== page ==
Now that we know where to write the double tap code, let’s figure out how to add some logic to help us know when to invoke the double tap code:

?View Code JAVASCRIPT
var action;
$(selector).bind('touchend', function(event){
       var now = new Date().getTime();
       var lastTouch = $(this).data('lastTouch') || now + 1 /** the first time this will make delta a negative number */;
       var delta = now - lastTouch;
       clearTimeout(action);
       if(delta<500 && delta>0){
               // the second touchend event happened within half a second. Here is where we invoke the double tap code
       }else{
               $(this).data('lastTouch', now);
               action = setTimeout(function(e){
                       // If this runs you can invoke your 'click/touchend' code
                       clearTimeout(action);   // clear the timeout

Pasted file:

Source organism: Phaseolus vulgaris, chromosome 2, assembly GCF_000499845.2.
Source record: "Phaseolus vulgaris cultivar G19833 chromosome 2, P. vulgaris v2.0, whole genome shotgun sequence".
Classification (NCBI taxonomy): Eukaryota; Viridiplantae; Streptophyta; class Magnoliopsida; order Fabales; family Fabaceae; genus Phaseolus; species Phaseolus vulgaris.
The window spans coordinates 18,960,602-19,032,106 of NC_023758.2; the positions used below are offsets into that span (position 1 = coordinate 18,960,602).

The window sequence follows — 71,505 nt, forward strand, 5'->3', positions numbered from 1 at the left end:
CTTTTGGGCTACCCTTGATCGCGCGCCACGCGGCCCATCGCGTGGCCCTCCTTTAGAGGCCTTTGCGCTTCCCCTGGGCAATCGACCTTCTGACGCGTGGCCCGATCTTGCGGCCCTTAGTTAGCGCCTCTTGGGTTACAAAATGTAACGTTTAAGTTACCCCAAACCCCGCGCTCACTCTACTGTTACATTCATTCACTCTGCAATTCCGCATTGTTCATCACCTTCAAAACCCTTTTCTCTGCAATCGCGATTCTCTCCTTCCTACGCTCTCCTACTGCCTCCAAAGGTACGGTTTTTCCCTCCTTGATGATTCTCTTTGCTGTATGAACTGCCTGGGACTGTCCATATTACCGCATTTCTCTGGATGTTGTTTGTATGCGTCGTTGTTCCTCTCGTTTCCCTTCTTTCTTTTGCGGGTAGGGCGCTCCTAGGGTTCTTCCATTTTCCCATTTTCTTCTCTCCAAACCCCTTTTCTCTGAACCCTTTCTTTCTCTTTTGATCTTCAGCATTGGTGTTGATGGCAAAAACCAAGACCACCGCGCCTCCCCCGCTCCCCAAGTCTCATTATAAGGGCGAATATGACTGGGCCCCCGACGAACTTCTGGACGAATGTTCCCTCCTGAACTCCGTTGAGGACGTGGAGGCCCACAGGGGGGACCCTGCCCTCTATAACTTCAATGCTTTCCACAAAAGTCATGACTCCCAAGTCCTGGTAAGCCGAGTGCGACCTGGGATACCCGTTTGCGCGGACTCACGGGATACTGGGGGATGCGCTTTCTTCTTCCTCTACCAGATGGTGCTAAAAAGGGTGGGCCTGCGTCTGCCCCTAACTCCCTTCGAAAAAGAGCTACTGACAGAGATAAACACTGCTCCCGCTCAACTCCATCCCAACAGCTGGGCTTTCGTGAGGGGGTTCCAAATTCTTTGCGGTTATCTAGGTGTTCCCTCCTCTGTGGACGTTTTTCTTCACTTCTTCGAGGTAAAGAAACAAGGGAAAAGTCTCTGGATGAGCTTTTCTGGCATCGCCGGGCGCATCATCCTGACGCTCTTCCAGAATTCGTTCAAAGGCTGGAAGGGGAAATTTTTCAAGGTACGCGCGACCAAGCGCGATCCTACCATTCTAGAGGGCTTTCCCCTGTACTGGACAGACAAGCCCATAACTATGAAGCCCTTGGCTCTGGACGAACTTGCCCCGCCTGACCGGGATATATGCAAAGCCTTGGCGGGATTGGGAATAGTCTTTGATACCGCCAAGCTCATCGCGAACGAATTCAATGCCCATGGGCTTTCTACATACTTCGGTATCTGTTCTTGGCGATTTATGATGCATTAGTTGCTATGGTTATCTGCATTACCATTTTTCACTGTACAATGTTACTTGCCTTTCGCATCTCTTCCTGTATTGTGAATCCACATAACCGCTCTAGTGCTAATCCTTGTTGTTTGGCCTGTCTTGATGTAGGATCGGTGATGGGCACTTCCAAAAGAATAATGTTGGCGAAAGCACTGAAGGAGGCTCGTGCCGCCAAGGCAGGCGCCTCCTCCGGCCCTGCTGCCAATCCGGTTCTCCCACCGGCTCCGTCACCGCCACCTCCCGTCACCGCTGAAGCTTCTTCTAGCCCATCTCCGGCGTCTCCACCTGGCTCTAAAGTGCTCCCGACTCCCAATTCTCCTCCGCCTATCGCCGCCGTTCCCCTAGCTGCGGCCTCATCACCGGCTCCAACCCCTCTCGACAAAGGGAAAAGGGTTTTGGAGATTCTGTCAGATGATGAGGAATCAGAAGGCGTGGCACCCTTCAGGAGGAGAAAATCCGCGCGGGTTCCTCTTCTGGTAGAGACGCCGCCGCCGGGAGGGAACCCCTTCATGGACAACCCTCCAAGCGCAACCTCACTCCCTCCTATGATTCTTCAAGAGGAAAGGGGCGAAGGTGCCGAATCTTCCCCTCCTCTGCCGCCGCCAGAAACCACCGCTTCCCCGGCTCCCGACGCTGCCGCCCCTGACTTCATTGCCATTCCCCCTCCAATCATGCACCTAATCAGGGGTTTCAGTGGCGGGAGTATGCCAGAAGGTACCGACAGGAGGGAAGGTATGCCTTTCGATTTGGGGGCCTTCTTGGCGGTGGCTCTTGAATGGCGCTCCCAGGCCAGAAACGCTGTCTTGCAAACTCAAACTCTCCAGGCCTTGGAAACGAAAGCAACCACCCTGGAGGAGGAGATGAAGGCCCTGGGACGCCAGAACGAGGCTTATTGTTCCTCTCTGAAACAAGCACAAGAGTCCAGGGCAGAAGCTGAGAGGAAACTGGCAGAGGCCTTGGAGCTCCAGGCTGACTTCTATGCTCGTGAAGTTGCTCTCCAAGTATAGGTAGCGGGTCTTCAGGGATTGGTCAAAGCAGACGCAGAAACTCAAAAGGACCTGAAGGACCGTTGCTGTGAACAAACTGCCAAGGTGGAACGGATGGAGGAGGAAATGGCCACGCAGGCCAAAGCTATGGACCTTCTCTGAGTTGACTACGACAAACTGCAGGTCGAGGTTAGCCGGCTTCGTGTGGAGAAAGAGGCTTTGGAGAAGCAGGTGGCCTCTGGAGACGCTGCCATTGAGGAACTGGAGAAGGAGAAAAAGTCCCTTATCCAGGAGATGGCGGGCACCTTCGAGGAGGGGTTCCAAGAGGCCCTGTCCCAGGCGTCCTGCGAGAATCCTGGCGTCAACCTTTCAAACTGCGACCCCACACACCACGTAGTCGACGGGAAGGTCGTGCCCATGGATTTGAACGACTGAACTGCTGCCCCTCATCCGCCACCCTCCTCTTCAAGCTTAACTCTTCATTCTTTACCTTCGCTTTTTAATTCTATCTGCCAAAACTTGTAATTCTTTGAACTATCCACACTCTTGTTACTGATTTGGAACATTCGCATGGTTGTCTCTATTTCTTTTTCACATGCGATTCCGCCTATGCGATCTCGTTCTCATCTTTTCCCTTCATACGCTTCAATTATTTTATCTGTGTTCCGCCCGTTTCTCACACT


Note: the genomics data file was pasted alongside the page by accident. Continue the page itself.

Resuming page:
}, 500, [event]);
       }
       $(this).data('lastTouch', now);
}

To determine how long we have to wait before we can tell that the user only tapped once, I added a timeout call declared outside of the touchend event handler. Every time that the touchend event is fired, I clear the action timeout which prevents the click/touch from happening. If the value of delta is less than 500 milliseconds (half a second) we can definitely invoke the doubletap code, but if delta is higher that 500 milliseconds the timeout is defined again and our click/touch code will be invoked in half a second.

Let’s put everything together and write it as a jQuery extension:

?View Code JAVASCRIPT
/*!
 * jQuery Double Tap Plugin.
 *
 * Copyright (c) 2010 Raul Sanchez (http://www.sanraul.com)
 *
 * Dual licensed under the MIT and GPL licenses:
 * http://www.opensource.org/licenses/mit-license.php
 * http://www.gnu.org/licenses/gpl.html
 */
 
(function($){
	// Determine if we on iPhone or iPad